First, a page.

You are here:
EVALUATING TEMPORAL AND SPATIAL O3 AND PM2.5 PATTERNS SIMULATED DURING AN ANNUAL CMAS APPLICATION OVER THE CONTINENTAL U.S.
Hogrefe, C., J. M. Jones, E. L. Gego, P. S. Porter, J. S. Irwin, A B. Gilliland, AND S T. Rao. EVALUATING TEMPORAL AND SPATIAL O3 AND PM2.5 PATTERNS SIMULATED DURING AN ANNUAL CMAS APPLICATION OVER THE CONTINENTAL U.S. Presented at 2004 Models-3 Conference, Chapel Hill, NC, October 18-20, 2004.
This task has the following objectives:
Improve modelers' ability to focus on scientific and policy issues in modeling studies by providing software that supports composing, applying, and evaluating complex systems of models.
Improve the understanding of the interaction of the atmosphere and the underlying surface, especially the flux of mass in both directions, and EPA's ability to simulate that interaction.
Contribute to multimedia studies and assessments by applying state-of-the-art atmospheric models, estimating atmospheric contributions to multimedia issues and the sources of those contributions, and evaluating the models' strengths and weaknesses.
Over the next several years, grid-based photochemical models such as the Community Multiscale Air Quality (CMAQ) model and REMSAD will be used by regulatory agencies to design emission control strategies aimed at meeting and maintaining the NAAQS for O3 and PM2.5. The evaluation of these models for a simulation of current conditions is a necessary prerequisite for using them to simulate future conditions. In this study, we present evaluation results of an annual simulation for 2001 over the continental U.S. with the CMAQ and REMSAD air quality models driven by meteorological fields generated by MM5 and emissions processed by SMOKE. The evaluation focuses on determining the temporal and spatial patterns in all components of the modeling system (meteorology, emissions and air quality) and comparing them against available observations. In summary, we find that the models exhibit greatest skills at capturing longer-term (seasonal) fluctuations for temperature, wind speed, ozone, sulfate and nitrate. For total PM2.5, ammonium, EC, OC and crustal PM2.5, correlations are highest for the synoptic time scale, implying problems with factors other than meteorology in capturing the baseline (seasonal) fluctuations. For the variables for which hourly measurements were available, correlations were insignificant on the intraday time scale, suggesting that these models in their current setup were not skillful in simulating the shorter-term variations in pollutant levels. We also compared average observed and predicted diurnal cycles for total PM2.5 mass at TEOM monitors. Although the time of occurrence of maxima was simulated well, there is a large difference in the amplitude of the diurnal forcing; both models overestimated observations during nighttime and severely underestimate observations during daytime hours. By comparing the observed and predicted spatial correlation structures for the different temporal components, it was found that the observed intra-day component shows more spatial variability than the predicted one for temperature, wind speed, O3 and PM2.5. The correlation structures for the synoptic and baseline components are generally well-captured by the modeling system for all variables.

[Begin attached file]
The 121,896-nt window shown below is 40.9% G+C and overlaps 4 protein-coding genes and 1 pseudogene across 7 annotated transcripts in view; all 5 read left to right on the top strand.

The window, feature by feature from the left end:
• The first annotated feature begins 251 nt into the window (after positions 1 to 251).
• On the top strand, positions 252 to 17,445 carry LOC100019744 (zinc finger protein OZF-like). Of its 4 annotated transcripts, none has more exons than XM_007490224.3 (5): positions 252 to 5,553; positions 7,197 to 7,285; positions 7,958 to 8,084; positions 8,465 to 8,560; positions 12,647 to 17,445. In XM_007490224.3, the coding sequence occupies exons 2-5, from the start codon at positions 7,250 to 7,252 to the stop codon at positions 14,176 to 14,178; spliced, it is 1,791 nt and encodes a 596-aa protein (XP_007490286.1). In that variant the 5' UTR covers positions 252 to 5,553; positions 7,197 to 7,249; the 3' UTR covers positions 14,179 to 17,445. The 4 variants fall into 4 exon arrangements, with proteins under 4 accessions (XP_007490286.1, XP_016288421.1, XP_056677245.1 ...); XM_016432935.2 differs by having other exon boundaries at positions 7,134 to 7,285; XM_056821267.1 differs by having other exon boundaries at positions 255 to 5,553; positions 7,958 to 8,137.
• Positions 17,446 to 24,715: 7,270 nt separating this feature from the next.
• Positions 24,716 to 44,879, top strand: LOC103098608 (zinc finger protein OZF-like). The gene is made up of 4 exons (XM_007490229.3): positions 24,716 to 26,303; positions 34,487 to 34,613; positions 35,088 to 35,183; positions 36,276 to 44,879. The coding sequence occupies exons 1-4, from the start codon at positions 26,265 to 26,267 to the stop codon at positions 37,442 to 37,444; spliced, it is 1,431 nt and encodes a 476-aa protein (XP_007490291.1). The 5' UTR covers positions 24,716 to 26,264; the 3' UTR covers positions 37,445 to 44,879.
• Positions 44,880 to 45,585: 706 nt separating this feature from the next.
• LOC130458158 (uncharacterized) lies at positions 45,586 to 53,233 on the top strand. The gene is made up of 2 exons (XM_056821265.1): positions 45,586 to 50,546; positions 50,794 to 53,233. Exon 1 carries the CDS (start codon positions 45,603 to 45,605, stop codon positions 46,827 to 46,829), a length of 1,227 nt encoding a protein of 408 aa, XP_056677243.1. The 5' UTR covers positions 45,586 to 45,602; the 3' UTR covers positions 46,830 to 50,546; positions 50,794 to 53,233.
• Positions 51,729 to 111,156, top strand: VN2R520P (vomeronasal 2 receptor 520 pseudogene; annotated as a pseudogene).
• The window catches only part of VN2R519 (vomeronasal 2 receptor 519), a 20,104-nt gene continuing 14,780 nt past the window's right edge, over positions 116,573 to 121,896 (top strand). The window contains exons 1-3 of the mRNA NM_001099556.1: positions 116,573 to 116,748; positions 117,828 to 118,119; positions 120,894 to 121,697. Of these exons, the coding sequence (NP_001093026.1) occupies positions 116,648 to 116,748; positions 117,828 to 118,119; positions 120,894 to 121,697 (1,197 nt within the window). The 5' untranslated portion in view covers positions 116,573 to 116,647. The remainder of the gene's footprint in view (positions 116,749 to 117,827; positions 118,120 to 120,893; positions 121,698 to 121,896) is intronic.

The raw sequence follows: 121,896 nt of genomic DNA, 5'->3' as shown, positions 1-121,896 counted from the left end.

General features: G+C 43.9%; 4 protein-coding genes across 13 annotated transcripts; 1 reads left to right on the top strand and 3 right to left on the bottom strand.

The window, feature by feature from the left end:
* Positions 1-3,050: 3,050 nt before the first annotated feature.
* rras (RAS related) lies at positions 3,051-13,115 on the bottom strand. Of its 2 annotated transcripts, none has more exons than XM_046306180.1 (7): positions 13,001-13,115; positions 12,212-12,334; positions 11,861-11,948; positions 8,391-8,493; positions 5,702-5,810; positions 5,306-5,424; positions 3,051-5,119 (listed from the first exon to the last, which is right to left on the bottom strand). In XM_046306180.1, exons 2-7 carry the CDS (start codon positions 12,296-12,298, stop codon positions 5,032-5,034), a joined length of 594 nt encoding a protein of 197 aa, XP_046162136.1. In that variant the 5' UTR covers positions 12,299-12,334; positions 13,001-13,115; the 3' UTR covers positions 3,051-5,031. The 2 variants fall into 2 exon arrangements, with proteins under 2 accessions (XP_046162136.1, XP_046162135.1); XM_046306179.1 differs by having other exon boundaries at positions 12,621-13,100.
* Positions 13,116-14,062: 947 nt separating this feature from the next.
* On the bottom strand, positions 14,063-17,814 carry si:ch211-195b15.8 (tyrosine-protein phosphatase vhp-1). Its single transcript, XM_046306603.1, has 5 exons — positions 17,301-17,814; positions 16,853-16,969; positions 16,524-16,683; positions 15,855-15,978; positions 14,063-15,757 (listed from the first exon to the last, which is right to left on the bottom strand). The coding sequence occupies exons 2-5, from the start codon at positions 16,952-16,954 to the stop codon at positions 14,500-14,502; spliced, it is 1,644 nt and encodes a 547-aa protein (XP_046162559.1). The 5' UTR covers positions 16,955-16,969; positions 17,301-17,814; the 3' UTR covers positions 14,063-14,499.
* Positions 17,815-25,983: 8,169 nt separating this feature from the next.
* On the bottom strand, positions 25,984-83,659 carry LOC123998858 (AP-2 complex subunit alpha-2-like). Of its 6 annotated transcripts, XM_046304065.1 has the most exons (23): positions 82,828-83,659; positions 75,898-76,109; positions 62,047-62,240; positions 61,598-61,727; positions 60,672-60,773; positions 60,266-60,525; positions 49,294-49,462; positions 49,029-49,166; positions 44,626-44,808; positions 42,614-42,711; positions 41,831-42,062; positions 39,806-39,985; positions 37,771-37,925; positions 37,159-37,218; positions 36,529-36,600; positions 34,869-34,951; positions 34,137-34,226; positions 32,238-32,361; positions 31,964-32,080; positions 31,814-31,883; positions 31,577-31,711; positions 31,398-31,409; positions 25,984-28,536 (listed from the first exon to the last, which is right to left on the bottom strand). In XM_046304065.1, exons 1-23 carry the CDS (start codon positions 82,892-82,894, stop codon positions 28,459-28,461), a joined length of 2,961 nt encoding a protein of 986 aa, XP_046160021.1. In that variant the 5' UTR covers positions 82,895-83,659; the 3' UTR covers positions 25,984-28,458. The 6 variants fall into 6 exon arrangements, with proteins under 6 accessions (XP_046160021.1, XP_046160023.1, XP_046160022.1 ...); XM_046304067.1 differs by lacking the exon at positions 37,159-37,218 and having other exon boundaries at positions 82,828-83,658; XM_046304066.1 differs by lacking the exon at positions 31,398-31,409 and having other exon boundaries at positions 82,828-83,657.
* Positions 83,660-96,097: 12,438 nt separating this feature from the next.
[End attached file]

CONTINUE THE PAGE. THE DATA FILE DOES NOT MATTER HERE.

In a second thrust of our model evaluation, we briefly investigated the weekday/weekend differences in the observed and predicted pollutant concentrations and outlined steps for future research. Since anthropogenic emissions are known to have a distinct weekly cycle, such analyses would help us in evaluating the modeling system's ability to accurately reproduce the observed response to emission changes. We generated a scatter plot of the average CMAQ predicted difference between weekend daily maximum 1-hr ozone concentrations and weekday daily maximum 1-hr ozone concentrations versus the corresponding difference computed from observations at the same location. This analysis showed that a weekday/weekend cycle of comparable magnitude is indeed present in observed and CMAQ-predicted ozone concentrations during the summer of 2001. However, it is important to ascertain whether the weekday versus weekend differences in ozone concentrations are caused by emission fluctuations or might be largely explained by meteorological effects when analysis is restricted to a single summer season only. Indeed, we show that for the summer of 2001 there was a distinct weekday/weekend fluctuation in temperature at most monitors in the eastern U.S. Most monitors show lower daily maximum temperatures on weekends than on weekdays, and MM5 captures this behavior. Because temperature both directly influences the rate of ozone formation and serves as a proxy for other meteorological parameters conducive to ozone formation, this illustrates that the existence of a weekday/weekend cycle in ozone concentrations for the summer of 2001 can not unequivocally be attributed to cyclical changes in precursor emissions.
The research presented here was performed under the Memorandum of Understanding between the U.S. Environmental Protection Agency (EPA) and the U.S. Department of Commerce's National Oceanic and Atmospheric Administration (NOAA) and under agreement number DW13921548. Although this work was reviewed by EPA and approved for publication, it may not necessarily reflect official Agency policy
Record Details:Record Type: DOCUMENT (PRESENTATION/ABSTRACT)
Organization:U.S. ENVIRONMENTAL PROTECTION AGENCY
OFFICE OF RESEARCH AND DEVELOPMENT
NATIONAL EXPOSURE RESEARCH LABORATORY
ATMOSPHERIC MODELING DIVISION
MODEL EVALUATION AND APPLIED RESEARCH BRANCH